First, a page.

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New souls are those that are born anew from the Unification of Face to Face.

New Souls

New Souls

"Gate of Reincarnations": Chapter Seven, Section 2

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New Souls
New souls are those that are born anew from the Unification of Face to Face.

The first level is considered to be a completely new soul. It is about such a soul that has descended into this world, born into a body, that the sages alluded to when they said, "Come and see: When a person is born they give him a Nefesh, etc., and if he merits more, etc."

This is the statement appearing in the beginning of Saba of Mishpatim (Zohar, Mishpatim, p.94b). The Rav has quoted it several times, and we already learned about it in Chapter One, Section 2.

Since it is a first lifetime he can achieve everything…

It appeared to be a statement that applies to all first incarnations, but now it apparently applies only to first incarnations of completely new souls, those that were not originally part of Adam's soul before the sin.

Since it is a first lifetime, he is able to achieve the Nefesh of Asiya until the Neshama of the Neshama of Atzilut, level after level, as it says, "…if he merits more, etc."

The Neshama of the Neshama is another nomenclature for the fourth general level of Chaya. Since it is a first lifetime he can achieve everything.

And this he can do without much effort. We have already explained this first level before. However, if during that time he sins and causes a blemish and dies, necessitating a return to this world, then he is called an "old gilgul".

Before going on to discuss the next level the Rav comes back to the subject of new souls to make one more point, which he also taught previously in the beginning of Chapter One.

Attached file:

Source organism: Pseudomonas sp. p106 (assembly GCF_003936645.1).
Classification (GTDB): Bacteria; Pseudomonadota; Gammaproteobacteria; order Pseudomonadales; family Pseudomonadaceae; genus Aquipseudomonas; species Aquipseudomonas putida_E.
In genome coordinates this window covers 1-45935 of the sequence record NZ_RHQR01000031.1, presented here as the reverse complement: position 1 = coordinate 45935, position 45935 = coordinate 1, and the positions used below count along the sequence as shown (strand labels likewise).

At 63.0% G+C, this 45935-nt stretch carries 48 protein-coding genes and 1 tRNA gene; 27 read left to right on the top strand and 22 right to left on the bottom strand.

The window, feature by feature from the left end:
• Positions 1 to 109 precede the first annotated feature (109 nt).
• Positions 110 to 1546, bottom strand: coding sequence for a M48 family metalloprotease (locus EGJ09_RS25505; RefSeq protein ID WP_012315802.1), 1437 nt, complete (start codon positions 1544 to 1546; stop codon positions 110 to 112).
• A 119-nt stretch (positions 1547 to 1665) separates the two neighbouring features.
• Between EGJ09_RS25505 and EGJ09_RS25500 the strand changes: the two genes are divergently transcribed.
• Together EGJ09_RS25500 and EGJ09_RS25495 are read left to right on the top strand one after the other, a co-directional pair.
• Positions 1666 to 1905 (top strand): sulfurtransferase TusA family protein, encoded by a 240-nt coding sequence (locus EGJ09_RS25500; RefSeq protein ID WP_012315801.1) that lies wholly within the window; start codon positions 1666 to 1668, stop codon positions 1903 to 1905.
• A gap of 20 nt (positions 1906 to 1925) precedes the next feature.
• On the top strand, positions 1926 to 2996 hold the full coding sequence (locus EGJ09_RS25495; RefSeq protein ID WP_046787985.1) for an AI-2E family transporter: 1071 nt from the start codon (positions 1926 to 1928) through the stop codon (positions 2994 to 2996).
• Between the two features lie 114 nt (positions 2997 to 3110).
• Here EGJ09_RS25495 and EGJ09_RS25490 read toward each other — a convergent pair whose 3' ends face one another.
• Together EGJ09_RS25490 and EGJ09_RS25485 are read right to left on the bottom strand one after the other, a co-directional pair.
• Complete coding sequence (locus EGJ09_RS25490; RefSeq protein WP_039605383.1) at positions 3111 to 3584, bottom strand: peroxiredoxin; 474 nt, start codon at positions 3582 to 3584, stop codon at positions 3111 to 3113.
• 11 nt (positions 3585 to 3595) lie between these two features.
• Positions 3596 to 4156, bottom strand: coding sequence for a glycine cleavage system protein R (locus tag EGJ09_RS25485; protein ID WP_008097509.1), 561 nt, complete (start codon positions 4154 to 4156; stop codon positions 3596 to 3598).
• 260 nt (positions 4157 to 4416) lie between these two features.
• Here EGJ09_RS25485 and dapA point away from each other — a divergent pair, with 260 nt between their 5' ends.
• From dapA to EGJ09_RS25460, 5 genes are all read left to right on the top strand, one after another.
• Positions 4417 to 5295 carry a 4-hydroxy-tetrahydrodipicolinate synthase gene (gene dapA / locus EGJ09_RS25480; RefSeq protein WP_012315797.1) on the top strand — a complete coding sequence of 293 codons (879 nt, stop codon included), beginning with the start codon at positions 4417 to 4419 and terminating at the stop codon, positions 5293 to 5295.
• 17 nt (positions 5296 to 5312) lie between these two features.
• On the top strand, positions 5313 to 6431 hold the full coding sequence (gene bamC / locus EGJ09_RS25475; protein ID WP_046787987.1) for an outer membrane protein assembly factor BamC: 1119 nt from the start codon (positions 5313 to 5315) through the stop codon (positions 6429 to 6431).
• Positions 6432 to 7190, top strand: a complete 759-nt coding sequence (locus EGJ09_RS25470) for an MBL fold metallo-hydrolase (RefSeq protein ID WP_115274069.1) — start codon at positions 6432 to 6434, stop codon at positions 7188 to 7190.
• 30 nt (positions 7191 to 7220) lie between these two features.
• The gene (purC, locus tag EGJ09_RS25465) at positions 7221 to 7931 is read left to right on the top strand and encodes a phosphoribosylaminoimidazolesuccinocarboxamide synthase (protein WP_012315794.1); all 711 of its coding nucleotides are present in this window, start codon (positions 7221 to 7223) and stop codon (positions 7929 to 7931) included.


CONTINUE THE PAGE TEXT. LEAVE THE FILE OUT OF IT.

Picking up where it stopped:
As we have already explained beforehand, the Nefesh comes to him at birth, but the Ruach cannot come to him until he is thirteen years old and one day; the Neshama, cannot (come) until he is twenty years or more. In this way he advances and gains according to his deeds until he achieves the NR"N of Atzilut, according to the level of his years.

In effect, there are two requirements conditioning the advance of soul from level to level: one is age, and the second is the merit of his deeds.

[Commentary by Shabtai Teicher.]

Rabbi Yitzchak Luria […Ashkenazi ben Shlomo] (5294-5332 = 1534-1572 c.e.); Yahrtzeit (anniversary of death): 5th of Av. Buried in the Old Cemetery of Tzfat. Commonly known as the Ari, an acronym standing for Elohi Rabbi Yitzchak, the
G-dly Rabbi Isaac. No other master or sage ever had this extra letter Aleph, standing for Elohi [G-dly], prefaced to his name. This was a sign of what his contemporaries thought of him. Later generations, fearful that this appellation might be misunderstood, said that this Aleph stood for Ashkenazi, indicating that his family had originated in Germany, as indeed it had. But the original meaning is the correct one, and to this day among Kabbalists, Rabbi Yitzchak Luria is only referred to as Rabbenu HaAri, HaAri HaKadosh [the holy Ari] or Arizal [the Ari of blessed memory].
Yitzchok bar Chaim is the pseudonym of the translator, an American-born Jerusalem scholar who has studied and taught Kabbala for many years. He may be contacted through: He translated the Ari's work, "Shaar HaGilgulim;" his translation into English (but with much less extensive commentary than offered here). Information about his translation in book form may be obtained through
Rabbi Chaim Vital c. 5303-5380 (c. 1543-1620 CE), major disciple of R. Isaac (Yitzchak) Luria, and responsible for publication of most of his works.
Shabtai Teicher, a descendant of the fifth Lubavitcher Rebbe, the Rebbe Reshab, was born in Brooklyn in 1946 and settled in Jerusalem in 1970. He studied for over 7 years with one of the outstanding and renowned kabbalists of our generation, Rabbi Mordechai Attieh, and also studied deeply in various other fields of Jewish scholarship. He was a specialist in Lurianic Kabbala, edited and annotated the first eleven chapters of our English rendition of "Shaar HaGilgulim," and completed his manuscripts for "Zohar: Old Man in the Sea," in both Hebrew and English, shortly before his unfortunate passing in November 2009.
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